Benjamin Netanyahu on course to remain prime minister after tight Israeli election

Benjamin Netanyahu looked on the brink of securing a fifth-term as Israel’s prime minister on Wednesday, after fending off a centrist challenge despite facing criminal corruption charges.

With nearly all votes counted, Mr Netanyahu’s Likud had won the same number of seats as Blue & White, a centrist coalition run by led by former general Benny Gantz, but the prime minister had a much clearer path to forming a coalition.

“This is a night of tremendous victory,” Mr Netanyahu told his cheering supporters in Tel Aviv. “I am very moved that the people of Israel again put its faith in me, for the fifth time”.

If the final tallies are confirmed, it will cement Mr Netanyahu’s reputation as the most successful election-winner in Israeli history and prove that his brand of divisive Right-wing politics is the country’s dominant political force.

Mr Netanyahu, 69, has been in power for 13 years and is now on course to overtake David Ben Gurion, Israel’s founding father, as the country’s longest-serving prime minister.

He is positioned to form a new Right-wing government and promised during the campaign that he would annex Jewish settlements in the occupied West Bank, a step he has previously shied away from.

Mr Netanyahu (centre) and Mr Gantz (left) once worked closely together - Credit: Photo by Jim Hollander - Pool/Getty Images
Mr Netanyahu (centre) and Mr Gantz (left) once worked closely together Credit: Photo by Jim Hollander - Pool/Getty Images

His re-election would also clear the way for the White House to release its long-awaited Israeli-Palestinian peace plan, known as “the Deal of the Century”.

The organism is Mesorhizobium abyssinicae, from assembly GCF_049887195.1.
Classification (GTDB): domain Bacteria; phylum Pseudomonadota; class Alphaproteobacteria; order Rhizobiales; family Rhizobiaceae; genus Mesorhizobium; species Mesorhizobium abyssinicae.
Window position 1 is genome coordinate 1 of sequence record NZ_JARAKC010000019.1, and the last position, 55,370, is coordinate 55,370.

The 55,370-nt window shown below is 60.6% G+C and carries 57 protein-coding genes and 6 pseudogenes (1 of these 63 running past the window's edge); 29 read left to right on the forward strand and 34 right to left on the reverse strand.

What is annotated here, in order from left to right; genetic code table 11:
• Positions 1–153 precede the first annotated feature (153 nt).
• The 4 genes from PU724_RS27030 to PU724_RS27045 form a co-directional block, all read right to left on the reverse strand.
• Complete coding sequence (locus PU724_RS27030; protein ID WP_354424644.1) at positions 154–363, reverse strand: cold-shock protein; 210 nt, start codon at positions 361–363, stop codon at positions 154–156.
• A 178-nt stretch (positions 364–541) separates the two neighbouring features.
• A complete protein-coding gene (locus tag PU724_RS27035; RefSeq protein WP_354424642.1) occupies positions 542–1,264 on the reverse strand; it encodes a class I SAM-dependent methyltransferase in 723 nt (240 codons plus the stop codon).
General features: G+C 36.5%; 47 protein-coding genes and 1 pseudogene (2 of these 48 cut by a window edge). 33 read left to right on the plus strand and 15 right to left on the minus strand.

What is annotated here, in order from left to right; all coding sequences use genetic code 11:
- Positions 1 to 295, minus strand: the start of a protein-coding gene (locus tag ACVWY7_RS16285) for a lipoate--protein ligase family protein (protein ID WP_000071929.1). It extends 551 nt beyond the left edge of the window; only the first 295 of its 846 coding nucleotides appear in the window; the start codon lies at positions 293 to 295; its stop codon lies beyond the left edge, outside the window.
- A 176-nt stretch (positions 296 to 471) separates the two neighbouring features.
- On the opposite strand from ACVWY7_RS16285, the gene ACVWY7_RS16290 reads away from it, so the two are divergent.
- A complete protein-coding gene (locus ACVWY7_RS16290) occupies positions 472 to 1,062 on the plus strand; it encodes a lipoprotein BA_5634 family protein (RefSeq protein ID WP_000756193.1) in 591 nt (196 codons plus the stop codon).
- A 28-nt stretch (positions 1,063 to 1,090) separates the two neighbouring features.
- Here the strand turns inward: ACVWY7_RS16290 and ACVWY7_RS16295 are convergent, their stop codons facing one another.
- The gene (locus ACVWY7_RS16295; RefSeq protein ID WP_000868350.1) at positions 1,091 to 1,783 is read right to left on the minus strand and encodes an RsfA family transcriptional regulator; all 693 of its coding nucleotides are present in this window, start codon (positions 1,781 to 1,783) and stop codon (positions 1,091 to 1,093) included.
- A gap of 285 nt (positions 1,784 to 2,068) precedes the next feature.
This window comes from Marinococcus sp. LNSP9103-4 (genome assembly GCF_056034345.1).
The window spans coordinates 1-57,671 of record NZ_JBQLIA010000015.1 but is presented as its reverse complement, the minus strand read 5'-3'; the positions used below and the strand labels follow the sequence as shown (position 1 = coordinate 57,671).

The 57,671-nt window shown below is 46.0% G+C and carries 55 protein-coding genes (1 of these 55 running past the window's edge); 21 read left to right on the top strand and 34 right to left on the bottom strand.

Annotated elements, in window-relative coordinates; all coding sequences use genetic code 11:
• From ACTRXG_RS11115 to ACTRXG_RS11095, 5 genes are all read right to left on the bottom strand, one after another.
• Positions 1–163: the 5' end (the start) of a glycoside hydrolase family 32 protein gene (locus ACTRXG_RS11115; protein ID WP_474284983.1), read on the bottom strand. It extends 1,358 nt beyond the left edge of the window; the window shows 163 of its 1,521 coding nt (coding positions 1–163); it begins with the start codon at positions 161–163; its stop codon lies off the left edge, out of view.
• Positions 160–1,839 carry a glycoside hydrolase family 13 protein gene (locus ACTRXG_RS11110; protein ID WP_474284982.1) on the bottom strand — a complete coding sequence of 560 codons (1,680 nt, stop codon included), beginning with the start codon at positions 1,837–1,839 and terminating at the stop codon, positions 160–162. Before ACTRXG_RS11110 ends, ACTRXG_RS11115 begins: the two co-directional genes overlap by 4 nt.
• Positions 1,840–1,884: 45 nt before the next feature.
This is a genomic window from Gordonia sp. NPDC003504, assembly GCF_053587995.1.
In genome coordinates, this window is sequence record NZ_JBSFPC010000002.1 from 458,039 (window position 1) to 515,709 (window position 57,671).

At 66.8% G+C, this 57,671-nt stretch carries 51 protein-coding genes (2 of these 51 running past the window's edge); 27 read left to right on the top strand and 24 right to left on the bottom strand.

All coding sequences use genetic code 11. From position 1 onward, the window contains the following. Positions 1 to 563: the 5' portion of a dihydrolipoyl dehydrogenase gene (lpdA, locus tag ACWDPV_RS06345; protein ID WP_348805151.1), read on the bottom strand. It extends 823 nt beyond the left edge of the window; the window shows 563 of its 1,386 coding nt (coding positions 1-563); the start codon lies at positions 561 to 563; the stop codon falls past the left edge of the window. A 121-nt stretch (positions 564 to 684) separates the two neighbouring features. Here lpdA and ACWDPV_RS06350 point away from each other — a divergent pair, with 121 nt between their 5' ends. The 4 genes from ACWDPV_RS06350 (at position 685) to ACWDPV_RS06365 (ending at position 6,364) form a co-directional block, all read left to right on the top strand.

A spokesman for the Palestinian Authority said regardless of the final result it appeared that Israelis had “voted no to peace and yes to the occupation”.

Mr Netanyahu could also potentially try to reach out to Mr Gantz and try to form a broad Centre-Right national unity government.

Mr Netanyahu’s Likud and Mr Gantz’s Blue & White each appeared to have won 35 seats in Israel’s 120-member parliament. However, Likud and other Right-wing parties held a majority of seats, giving Mr Netanyahu a clear route to forming a coalition government.

Mr Gantz would have a far more difficult path to cobbling together a coalition as he would only be able to rely on the guaranteed support of two small Left-wing parties.  

At Blue & White’s campaign rally early on Tuesday night, Mr Gantz claimed victory but that was before vote counting showed the Likud catching up on the centrists.

Mr Gantz did not concede on Wednesday. In a message to supporters he admitted that "the odds may not seem in our favour" but urged them not to lose hope.

The next stage of the election process is for Reuven Rivlin, Israel’s president, to summon all the party leaders for consultations in the coming days before deciding who to task with forming the government.

If enough Right-wing parties pledge their support for Mr Netanyahu it is likely he will be returned to the prime minister’s residence on Balfour Street in Jerusalem.

By Wednesday morning, the prime minister appeared close to securing the support he needed for a new term.

Despite his election victory, Mr Netanyahu’s hold on power is still threatened by the criminal charges against him, which will be finalised after a hearing this summer.